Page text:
RFA study shows auto manufacturers supporting E15, but not higher blends


RFA study shows auto manufacturers supporting E15, but not higher blends

New Renewable Fuels Association research shows more automakers approve of E15 fuel, but they are making fewer cars capable of using higher ethanol blends like E85.  Robert White says, “It cuts both ways but we wish the flex-fuel vehicles were growing with the E15 vehicles.”

White tells Brownfield only Ford and General Motors are offering a total of 11 new FFV’s or flex-fuel vehicles that can run on higher ethanol blends for the 2021 model year, but FFV consumers have another option. “If you can’t find a brand new vehicle that is flex-fuel, there are millions of used ones out there in the marketplace and at every price point.”

White says it is unfortunate manufacturers are making fewer flex-fuel vehicles as the infrastructure to provide more E85 is expanding. “We have interest growing from the performance community that’s converting vehicles to use E85, and then you have the recent USDA infrastructure program that’s going to put a bunch more on the streets and stations around our communities in the next 18 months.”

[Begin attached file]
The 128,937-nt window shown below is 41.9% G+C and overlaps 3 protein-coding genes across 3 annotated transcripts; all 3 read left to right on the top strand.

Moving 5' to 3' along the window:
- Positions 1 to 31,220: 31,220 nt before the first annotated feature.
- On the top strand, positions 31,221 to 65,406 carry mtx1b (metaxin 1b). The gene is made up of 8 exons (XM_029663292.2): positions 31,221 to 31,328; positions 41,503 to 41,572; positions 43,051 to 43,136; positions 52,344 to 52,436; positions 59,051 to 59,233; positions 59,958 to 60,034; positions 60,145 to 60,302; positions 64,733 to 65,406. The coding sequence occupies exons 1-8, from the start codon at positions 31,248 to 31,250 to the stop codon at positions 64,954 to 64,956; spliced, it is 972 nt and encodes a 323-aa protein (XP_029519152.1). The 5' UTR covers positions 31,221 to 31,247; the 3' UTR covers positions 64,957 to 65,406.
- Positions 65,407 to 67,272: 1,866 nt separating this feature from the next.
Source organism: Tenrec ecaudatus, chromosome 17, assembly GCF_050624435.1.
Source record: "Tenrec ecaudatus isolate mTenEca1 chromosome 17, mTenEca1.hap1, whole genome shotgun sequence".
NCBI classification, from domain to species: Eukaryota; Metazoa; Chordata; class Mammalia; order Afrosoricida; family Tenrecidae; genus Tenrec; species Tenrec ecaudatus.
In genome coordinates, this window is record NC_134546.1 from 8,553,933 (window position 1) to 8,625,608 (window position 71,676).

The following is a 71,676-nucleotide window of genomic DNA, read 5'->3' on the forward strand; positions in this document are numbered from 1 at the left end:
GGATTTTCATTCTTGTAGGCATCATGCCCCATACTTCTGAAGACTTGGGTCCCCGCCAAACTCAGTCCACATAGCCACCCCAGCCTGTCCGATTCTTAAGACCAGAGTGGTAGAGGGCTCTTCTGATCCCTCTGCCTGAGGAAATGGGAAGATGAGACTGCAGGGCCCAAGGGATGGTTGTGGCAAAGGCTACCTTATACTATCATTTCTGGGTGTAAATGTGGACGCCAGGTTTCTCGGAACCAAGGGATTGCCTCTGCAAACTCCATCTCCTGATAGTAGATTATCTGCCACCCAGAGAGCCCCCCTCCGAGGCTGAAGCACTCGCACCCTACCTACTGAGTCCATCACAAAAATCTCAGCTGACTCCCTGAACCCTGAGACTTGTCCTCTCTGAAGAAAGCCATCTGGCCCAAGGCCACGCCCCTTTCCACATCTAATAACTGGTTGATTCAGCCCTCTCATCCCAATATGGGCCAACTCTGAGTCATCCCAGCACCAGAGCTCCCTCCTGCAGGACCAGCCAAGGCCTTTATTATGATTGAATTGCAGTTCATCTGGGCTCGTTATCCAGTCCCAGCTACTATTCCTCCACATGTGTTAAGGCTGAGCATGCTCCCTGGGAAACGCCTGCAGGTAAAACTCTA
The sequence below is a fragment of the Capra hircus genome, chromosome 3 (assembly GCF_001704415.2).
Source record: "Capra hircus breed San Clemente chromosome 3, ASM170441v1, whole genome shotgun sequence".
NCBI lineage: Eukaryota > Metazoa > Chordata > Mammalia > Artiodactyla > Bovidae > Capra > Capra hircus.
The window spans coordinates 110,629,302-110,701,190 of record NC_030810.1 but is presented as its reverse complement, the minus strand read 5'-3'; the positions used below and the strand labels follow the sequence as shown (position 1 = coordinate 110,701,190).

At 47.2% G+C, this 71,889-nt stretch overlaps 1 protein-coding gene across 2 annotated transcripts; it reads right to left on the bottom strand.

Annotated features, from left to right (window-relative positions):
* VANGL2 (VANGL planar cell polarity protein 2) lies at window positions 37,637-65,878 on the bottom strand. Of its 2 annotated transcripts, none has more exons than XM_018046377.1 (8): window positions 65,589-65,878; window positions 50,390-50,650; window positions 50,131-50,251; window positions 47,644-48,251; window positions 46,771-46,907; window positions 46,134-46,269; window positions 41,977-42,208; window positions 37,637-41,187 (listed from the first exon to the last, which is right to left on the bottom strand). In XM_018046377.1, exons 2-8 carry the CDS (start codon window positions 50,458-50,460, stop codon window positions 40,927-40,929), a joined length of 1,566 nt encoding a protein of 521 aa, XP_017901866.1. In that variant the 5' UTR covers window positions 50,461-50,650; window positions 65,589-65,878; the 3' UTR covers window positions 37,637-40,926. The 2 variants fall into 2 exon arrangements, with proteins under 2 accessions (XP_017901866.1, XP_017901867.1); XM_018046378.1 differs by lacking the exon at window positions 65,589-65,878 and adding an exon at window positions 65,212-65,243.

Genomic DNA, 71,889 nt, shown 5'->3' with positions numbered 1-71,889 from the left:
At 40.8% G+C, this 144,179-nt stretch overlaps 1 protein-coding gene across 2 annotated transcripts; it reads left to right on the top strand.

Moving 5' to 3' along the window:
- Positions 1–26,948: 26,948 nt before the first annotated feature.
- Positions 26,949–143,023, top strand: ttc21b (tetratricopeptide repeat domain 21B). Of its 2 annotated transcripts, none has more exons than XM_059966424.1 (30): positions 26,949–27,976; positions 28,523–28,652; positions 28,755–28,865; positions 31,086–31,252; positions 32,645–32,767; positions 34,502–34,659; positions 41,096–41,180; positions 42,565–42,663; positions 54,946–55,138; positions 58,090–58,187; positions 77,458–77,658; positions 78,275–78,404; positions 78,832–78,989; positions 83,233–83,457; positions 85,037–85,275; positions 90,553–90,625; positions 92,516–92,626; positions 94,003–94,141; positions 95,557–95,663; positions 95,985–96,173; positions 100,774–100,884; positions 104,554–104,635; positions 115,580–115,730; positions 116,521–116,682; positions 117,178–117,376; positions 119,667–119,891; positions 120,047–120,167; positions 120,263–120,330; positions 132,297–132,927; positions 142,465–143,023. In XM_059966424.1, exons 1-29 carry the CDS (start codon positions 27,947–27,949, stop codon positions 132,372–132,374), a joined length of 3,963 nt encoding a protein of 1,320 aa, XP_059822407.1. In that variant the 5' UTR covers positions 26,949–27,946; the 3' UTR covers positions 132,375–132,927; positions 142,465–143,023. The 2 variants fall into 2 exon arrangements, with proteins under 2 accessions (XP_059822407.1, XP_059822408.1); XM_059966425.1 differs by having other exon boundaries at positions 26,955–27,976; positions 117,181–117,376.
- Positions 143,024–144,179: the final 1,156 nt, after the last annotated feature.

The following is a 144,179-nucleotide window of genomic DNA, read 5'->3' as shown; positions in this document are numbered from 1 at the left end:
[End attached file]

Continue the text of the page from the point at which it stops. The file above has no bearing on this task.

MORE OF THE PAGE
For the lower blends, White says he reviewed owner’s manuals and other documentation going back to 2012 and found Ford and GM have supported E15 use for nearly a decade, with most other manufacturers following that lead.  White says Mercedes-Benz, Mazda, Mitsubishi, and Volvo—representing less than 6 percent of U.S. sales collectively—do not support E15 use in their owner’s manuals.

White says changes in the Corporate Average Fuel Economy or CAFÉ credits were adjusted away from flex fuel vehicles and towards electric vehicles, helping disincentivize FFV production.